"You need to keep those two in front of you spaced out. Watch 'em. You can't have them go merge on you."
I called out from a dozen downtrodden yards behind him. When he whip-turned to question or acknowledge or just in startle, that is when it happened. Slap. Both holes like running quicksilver moved senselessly to the middle and before the out-classed boy could spin back around, the two were merged.
"You see," I gestured with my hands and bit down on my words, "if you don't keep all your attention on them, they will get away from you."
He turned back around and surveyed his part of the herd. Being a new driver, he had only a handful to manage. It was for him a learning run. You cannot give a new guy, particularly a young boy like this with distractions and expectations and a belief in growth and a tendency to hide his hands in his pockets, a hefty number of charges to keep track of. You want to keep the number low enough that, if he fails miserably and all of them merge into one, you can still sell the hole on the specialty market or to the industrial jobbers or the open-license resizers.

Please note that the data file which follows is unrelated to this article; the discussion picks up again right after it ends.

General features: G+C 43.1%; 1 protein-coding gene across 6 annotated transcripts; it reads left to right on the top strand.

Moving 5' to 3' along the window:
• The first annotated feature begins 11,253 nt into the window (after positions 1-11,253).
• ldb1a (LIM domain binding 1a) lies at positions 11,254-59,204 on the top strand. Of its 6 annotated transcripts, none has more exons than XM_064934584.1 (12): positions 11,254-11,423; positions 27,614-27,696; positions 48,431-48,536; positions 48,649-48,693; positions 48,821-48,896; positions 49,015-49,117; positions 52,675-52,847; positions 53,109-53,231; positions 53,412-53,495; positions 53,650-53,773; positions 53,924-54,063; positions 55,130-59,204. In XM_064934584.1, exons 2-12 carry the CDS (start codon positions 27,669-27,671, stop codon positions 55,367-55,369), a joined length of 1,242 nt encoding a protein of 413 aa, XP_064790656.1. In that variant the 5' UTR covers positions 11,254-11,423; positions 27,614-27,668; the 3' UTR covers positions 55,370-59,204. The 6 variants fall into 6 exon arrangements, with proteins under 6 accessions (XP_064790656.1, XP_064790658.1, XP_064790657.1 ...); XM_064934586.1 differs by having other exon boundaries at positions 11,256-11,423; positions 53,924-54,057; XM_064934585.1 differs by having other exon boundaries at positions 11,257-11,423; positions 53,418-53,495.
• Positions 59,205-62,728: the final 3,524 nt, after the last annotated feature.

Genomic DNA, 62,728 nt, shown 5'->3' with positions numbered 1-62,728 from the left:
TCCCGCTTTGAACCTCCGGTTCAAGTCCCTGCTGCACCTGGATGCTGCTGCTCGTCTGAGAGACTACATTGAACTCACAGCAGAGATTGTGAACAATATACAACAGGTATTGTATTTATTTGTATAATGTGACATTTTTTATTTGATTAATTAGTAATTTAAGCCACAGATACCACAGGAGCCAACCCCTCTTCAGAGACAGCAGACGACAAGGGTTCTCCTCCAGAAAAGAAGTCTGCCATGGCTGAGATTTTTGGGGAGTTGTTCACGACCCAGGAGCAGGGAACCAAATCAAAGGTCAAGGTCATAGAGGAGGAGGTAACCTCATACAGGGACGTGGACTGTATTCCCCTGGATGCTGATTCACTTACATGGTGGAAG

Small holes always go better at auction. Everyone can use a small hole. And if a few do slam into each other and merge on the drive, well, a lot of people can use a mid-sized hole. And even the most experienced drivers get lazy or distracted or try to herd too many holes on a drive and soon enough a few slide into merge and you end up with a mixture of small holes, midsized holes, some oversized holes. What you want to avoid is the really, really big ones. They are harder to drive, harder to sell. If you end up with an unplanned massive hole, you want to make sure it forms closer to the cash end of the drive than the high provisions beginning. Driving that thing all the way to auction from way out will beat a man like being locked in a room with fourteen desperate nymphomaniacs.